As a Libertarian for many years now, I have voted across political party lines or 'split my ticket' in elections based upon issues that are of concern to me personally. More often than not, those issues are related to our U.S. Bill of Rights or basic constitutional principles: Free Expression versus Censorship, Seperation of Church and State, The Right to Keep and Bear Arms (RTKBA), Privacy, and State's Rights. Voters with strong beliefs on a particular issue, while not going so far as to vote for an independent candidate outside the predominately Democratic and Republican political parties' stronghold on modern politics, will sometimes 'cross party lines' when they feel strongly enough on an issue.
Other times, people vote for candidates that espouse a belief that they share on broader topics, like the state of the economy, environmental issues, or foreign policy. An even less specific description in our current two party political world might simply be liberal and conservative.
I wanted to follow up on a blog entry from last month, Dukesville - 2nd Amendment, because the dynamic graphic image I put in it and also on Dukesville tells us there is a only 4 weeks left until the Assault Weapons Ban Sunset occurs. One of the reasons I made that entry into a link list was just in case the AWBsunset site folds up shop and goes offline, after the particulars of this RTKBA issue are no longer around. That would be a shame as that site has a lot of useful info easily available to visitors.
After the Democrat's stunning defeat in the 1994 elections following the passing of the "assault weapons" ban, the party began to rethink their strong anti-gun stance. Though the issue of gun control once was an effective campaign issue for the Democratic Party, it has fallen out of favor over the past several years. After Al Gore's defeat in 2000, largely due to his anti-gun positions, Democrats have practically abandoned the issue altogether.
Personally, in 2000, I was interested how union members in the Detroit area who continually rattled on about being died-in-the-wool Democrats freaked out on the RTKBA issue and abandoned Al Gore. Almost to a man, my fellow bricklayers were deer hunters. While not a deer hunter myself, working daily in the some of the worst neighborhoods in Detroit where square mile automotive factories sit across the street from crime-ridden neighborhoods might make you think twice about the right to keep and bear arms, too. The Democrats really stepped on their dick with that one, in 2000.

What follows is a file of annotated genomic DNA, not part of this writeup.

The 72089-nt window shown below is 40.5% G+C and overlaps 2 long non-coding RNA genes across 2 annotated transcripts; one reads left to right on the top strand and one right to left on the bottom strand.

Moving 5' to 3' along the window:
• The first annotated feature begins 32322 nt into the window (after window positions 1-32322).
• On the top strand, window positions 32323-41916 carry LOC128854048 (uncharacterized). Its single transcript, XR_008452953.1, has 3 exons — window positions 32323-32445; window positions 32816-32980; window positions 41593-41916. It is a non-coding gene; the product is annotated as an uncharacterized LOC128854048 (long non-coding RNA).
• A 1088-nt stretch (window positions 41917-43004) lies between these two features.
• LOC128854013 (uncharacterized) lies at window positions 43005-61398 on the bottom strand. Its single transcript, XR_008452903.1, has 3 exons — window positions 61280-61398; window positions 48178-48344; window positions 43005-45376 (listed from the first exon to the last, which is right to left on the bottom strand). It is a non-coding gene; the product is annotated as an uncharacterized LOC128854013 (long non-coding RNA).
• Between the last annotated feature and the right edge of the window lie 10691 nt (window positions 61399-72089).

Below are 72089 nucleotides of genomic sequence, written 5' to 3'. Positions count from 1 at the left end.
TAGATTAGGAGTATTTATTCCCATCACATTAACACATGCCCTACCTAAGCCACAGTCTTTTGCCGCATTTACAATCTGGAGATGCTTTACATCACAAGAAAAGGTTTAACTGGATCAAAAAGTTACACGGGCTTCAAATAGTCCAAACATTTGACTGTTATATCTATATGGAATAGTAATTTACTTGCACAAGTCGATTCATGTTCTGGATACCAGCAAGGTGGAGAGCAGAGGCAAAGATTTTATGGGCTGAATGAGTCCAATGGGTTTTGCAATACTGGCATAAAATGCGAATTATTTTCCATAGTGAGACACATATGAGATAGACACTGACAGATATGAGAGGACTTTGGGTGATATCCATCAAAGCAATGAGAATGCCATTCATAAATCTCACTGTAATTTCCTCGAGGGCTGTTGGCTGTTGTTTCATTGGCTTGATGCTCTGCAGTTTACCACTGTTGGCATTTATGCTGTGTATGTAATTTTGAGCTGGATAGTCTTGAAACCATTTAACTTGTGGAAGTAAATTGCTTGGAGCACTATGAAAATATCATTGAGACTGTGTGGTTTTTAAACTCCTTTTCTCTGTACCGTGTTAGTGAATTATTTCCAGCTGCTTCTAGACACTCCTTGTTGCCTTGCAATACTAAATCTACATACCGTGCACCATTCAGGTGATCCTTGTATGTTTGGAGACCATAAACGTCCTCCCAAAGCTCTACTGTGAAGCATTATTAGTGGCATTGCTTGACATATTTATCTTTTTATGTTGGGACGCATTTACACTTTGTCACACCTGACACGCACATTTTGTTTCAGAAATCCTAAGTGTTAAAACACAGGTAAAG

When I looked at the likely position House of Representatives members might take on the RTKBA issue, it is mostly split along Democratic and Republican lines. What is curious to me, then, is when it is not neatly going down party lines -- when a Democrat is pro-gun and a Republican is not.
For example, when I looked at Michigan I found two pro-gun Democrats and when I looked at Florida I found two gun-control Republicans. Why? After some quick digging, it's easy to see. In Michigan, Bart Stupak, 1st district, and John Dingell, 15th district, both represent pro-hunting areas. Stupak's district is huge, encompassing the entire U.P. and the NE region of the lower penninsula.
In Florida, then, why would a Republican be a gun control advocate? Bill Young in the 10th district and Ilena Ros-Lehtinen in the 18th district are. Both of these Republicans' districts are small and urban. Young in Tampa, and Ros-Lehtinen in Miami. It seems the RTKBA issue is first a traditional stance for a political party and then an urban/rural issue.
If a replacement ban were voted on in the Senate, there is a good chance it would pass (if ban supporters were able to get it to the floor for a vote). If it reached the President's desk, he would probably sign it. In the House of Representatives, however, the ban has a much tougher road ahead, and this is where our best chances for success are. For an in-depth illustration of these factors, take a look at our AW Ban Scoreboard.
Republicans generally are pro-gun rights, so we can assume that the leadership in the House will not go out of their way to bring a renewal or replacement bill to the floor unless incredible pressure is brought to bear. Because regaining control of Congress will be a top priority for Democrats in 2004, and they are no doubt acutely aware of the blow dealt to them in the past on this issue, they may not want to risk pushing for a renewal.
This would be a best-case scenario for us... majority party has no interest in the issue, minority party is afraid of it. Neither wants it to come up and force them to publicly take a position on it. Both would prefer that it simply be ignored, and remain bottled up in some dungeon committee. The real bottom line is this: the more intelligently written, reasonable sounding letters our congressmen receive from us, the greater the chance the above will happen.